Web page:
Map of the Week - Community Life
Are we watching Britain's communities dying?
An extraordinary and troubling story is told by comparing the maps below.
My Map of the Week is taken from new BBC-commissioned research (click here for report [1.6Mb pdf]) by academics at the University of Sheffield. They interrogated census data from 1971 to 2001 to see how our community make-up has altered.
In particular, the study focuses on the concept of "anomie", a measure of people's sense of - or lack of - belonging to where they live.
What the maps reveal is, effectively, the fading away of traditional community life in every part of the UK. (Although Northern Ireland data for 1971 are unavailable, later census data show the same trend.)
Now, it could be argued that the shift simply reflects changing lifestyles, but social isolation and loneliness are implicit in the data, according to the Sheffield academics. My reading is that communities are less well-rooted than they were. And without a strong foundation of people and families who are committed to their neighbourhood, community life suffers.
Rising anomie is highly suggestive of a fall in "social capital", the glue which holds communities together. The result tends to be a decline in trust and an increase in fear.
It is worth explaining how social scientists calculate anomie. It is based on four measures of the population:
• numbers of non-married adults multiplied by a weight of 0.18;
• number of 1-person households multiplied by a weight of 0.50;
• number of people who have moved in their current address within the last year multiplied by 0.38;
• number of people renting privately multiplied by 0.80.
In a way, it is looking at what we might call Bedsit Britain - the drifting population in which no-one hangs their hat for long.
Numbers in this group have been pushed up by different factors: the increase in students with the expansion of higher and further education; the rise in itinerant labour, often migrants; greater numbers of people who have experienced relationship breakdown and fewer marriages.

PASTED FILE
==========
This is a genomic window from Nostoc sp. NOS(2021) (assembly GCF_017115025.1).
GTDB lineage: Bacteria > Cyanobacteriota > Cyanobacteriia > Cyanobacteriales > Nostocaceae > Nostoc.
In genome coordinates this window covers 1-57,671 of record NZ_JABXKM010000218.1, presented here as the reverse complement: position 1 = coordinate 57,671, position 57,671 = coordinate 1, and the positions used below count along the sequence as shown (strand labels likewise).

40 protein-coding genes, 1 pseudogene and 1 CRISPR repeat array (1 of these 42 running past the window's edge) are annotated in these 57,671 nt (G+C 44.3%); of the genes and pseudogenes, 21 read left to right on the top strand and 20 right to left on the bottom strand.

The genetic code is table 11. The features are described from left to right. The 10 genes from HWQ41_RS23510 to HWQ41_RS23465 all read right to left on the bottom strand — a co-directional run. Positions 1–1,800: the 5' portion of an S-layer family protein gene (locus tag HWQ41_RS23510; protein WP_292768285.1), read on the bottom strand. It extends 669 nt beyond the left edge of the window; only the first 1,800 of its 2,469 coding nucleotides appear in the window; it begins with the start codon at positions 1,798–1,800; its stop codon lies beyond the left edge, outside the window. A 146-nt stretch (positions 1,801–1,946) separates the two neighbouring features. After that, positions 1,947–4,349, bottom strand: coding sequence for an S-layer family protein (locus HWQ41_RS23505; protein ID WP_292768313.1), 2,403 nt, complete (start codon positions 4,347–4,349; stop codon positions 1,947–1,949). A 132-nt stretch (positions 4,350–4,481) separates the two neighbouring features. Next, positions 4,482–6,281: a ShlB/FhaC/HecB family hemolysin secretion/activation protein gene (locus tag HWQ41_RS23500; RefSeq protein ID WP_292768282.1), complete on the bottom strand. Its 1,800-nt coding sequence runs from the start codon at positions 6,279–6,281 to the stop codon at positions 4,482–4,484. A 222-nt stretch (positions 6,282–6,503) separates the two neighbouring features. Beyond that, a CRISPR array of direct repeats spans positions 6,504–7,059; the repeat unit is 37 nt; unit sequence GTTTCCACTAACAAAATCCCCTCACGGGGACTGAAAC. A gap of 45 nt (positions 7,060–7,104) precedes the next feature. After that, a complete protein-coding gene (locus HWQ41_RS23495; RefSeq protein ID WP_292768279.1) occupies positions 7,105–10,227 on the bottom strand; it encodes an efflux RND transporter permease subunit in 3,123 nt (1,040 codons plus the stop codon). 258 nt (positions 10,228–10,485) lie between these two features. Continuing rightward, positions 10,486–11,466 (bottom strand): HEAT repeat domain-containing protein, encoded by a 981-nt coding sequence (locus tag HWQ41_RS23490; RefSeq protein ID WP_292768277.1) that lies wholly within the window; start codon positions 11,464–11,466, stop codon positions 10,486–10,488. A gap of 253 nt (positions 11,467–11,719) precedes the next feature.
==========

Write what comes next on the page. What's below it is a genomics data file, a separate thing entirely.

But there are have also been social pressures on communities: the collapse of some of the traditional industries around which some of them were based; the increase in second homes, particularly in rural areas and the decline in the extended family with generations tending to drift apart.
When one looks at the data in terms of change, the map reveals four areas of the UK which have seen the greatest rise in anomie.
In London, the trend is likely to have been affected by large scale immigration. In the east of Scotland, I suspect the expansion in further and higher education will have been a significant factor.
Nottinghamshire surprises me but it may be that the collapse of the coal industry has meant that traditional colliery communities have taken a hit. Recent immigration to the East Midlands will have played a part. The south west of England has long argued that the increase in holiday homes is having a detrimental impact on communities already struggling in one of the most deprived regions of the UK.
I would be interested in your thoughts on all of this, particularly in whether you think it matters.
It could be argued that mobility is a strength in a society - that communities need to renew themselves. Perhaps the internet makes geographical location less important for social capital. You can have a look at the detailed figures in the spreadsheets below and find out what the data suggest has happened in your area:
• Data Summary Sheet [MS Excel spreadsheet, 167Kb]
• Lower Geographies [MS Excel spreadsheet, 2.9Mb]